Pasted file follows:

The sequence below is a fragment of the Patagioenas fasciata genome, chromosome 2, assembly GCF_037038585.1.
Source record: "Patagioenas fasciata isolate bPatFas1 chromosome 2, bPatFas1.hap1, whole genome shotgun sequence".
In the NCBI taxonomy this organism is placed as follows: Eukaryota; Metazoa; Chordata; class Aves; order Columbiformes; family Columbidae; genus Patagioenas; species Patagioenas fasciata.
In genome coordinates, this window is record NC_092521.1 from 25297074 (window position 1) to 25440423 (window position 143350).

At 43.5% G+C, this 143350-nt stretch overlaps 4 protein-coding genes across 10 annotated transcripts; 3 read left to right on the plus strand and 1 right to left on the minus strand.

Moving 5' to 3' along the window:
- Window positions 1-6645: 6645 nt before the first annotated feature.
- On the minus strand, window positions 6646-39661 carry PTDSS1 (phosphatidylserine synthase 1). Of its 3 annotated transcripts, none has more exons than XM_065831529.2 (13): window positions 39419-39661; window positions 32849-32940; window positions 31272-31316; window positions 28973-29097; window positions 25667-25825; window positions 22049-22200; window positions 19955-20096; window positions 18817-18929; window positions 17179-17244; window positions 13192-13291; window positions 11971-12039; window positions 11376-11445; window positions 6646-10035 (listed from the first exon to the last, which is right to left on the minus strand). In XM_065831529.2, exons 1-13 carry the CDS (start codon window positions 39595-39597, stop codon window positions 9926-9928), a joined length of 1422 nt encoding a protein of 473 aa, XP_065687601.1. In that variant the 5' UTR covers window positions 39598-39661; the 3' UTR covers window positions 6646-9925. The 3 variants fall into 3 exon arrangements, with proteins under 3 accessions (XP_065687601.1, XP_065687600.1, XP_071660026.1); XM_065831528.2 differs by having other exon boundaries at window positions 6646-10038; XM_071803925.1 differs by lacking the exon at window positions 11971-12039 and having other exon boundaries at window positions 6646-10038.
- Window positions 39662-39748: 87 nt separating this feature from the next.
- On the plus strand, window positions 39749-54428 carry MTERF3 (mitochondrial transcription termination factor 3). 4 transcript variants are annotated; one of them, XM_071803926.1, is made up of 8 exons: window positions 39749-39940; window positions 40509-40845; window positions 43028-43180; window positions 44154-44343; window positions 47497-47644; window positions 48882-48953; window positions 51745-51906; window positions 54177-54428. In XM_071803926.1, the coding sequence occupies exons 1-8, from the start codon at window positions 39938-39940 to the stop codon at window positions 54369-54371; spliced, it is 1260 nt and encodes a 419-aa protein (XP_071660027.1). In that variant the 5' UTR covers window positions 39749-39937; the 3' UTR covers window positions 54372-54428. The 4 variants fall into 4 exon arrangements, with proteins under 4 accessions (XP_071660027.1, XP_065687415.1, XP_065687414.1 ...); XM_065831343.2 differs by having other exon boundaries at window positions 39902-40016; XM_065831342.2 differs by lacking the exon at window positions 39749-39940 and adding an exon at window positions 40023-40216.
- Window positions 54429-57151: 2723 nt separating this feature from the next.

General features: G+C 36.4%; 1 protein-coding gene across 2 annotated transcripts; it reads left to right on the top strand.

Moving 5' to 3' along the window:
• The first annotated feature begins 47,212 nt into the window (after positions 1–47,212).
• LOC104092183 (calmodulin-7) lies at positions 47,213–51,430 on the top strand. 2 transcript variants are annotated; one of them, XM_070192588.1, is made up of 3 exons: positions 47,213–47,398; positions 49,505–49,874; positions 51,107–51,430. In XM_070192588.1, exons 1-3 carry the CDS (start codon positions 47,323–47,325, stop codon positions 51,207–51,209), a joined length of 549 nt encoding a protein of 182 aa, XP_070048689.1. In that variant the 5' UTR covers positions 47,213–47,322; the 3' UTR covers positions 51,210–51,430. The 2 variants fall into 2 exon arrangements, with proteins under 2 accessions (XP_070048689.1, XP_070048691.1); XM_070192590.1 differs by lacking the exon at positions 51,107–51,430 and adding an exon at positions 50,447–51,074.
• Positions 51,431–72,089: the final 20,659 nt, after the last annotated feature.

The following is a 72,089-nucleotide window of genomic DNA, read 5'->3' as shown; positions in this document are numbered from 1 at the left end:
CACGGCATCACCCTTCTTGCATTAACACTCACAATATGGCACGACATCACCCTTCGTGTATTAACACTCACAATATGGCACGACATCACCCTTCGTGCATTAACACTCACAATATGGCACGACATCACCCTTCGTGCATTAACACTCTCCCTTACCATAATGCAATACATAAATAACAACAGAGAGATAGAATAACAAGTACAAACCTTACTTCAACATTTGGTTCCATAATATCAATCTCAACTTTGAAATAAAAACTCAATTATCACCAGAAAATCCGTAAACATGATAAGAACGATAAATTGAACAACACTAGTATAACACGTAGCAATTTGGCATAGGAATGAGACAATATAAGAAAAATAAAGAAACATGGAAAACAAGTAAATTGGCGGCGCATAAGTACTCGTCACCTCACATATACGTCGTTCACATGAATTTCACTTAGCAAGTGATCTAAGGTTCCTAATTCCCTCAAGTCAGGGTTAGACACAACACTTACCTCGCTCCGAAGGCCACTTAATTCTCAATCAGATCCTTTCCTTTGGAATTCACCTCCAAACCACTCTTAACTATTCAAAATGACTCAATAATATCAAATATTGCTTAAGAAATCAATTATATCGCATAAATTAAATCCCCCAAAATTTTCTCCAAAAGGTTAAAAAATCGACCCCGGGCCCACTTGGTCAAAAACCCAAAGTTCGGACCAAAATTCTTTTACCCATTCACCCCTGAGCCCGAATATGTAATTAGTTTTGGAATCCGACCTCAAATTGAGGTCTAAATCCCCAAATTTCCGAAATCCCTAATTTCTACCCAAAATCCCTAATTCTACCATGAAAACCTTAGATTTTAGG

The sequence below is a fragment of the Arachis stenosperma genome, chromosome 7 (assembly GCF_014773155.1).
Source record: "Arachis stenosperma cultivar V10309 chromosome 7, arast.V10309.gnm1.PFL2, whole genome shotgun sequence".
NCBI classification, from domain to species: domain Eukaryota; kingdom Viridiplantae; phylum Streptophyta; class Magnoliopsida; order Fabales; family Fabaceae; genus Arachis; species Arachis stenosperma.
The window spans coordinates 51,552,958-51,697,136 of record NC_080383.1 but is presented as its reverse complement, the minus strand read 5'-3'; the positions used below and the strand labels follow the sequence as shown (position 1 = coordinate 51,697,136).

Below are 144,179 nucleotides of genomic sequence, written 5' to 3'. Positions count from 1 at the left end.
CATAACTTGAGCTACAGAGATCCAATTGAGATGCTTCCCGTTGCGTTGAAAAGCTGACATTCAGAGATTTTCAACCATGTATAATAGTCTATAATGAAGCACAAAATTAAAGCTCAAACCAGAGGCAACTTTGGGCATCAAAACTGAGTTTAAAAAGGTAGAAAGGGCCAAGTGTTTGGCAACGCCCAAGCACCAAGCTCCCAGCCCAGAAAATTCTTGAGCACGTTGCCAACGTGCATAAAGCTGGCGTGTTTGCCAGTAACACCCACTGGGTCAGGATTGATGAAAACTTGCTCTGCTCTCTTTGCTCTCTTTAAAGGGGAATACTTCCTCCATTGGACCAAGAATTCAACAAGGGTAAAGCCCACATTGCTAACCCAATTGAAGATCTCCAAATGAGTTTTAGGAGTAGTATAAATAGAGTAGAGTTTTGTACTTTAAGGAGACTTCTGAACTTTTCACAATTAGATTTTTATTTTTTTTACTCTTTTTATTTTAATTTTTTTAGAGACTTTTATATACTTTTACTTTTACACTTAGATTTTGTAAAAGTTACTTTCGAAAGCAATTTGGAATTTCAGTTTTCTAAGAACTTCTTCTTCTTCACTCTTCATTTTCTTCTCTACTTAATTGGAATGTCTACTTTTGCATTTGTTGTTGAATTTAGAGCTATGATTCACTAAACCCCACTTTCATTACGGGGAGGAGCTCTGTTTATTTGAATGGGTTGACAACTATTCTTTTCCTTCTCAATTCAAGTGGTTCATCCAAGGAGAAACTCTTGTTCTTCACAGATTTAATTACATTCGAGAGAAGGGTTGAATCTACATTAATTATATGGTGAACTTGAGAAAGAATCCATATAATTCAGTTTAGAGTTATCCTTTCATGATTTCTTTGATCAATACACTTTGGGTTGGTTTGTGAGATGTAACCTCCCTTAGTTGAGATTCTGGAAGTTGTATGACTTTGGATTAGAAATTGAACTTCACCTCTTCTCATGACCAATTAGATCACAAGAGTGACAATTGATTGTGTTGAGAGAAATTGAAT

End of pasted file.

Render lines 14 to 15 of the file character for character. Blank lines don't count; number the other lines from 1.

• The first annotated feature begins 47,212 nt into the window (after positions 1–47,212).
• LOC104092183 (calmodulin-7) lies at positions 47,213–51,430 on the top strand. 2 transcript variants are annotated; one of them, XM_070192588.1, is made up of 3 exons: positions 47,213–47,398; positions 49,505–49,874; positions 51,107–51,430. In XM_070192588.1, exons 1-3 carry the CDS (start codon positions 47,323–47,325, stop codon positions 51,207–51,209), a joined length of 549 nt encoding a protein of 182 aa, XP_070048689.1. In that variant the 5' UTR covers positions 47,213–47,322; the 3' UTR covers positions 51,210–51,430. The 2 variants fall into 2 exon arrangements, with proteins under 2 accessions (XP_070048689.1, XP_070048691.1); XM_070192590.1 differs by lacking the exon at positions 51,107–51,430 and adding an exon at positions 50,447–51,074.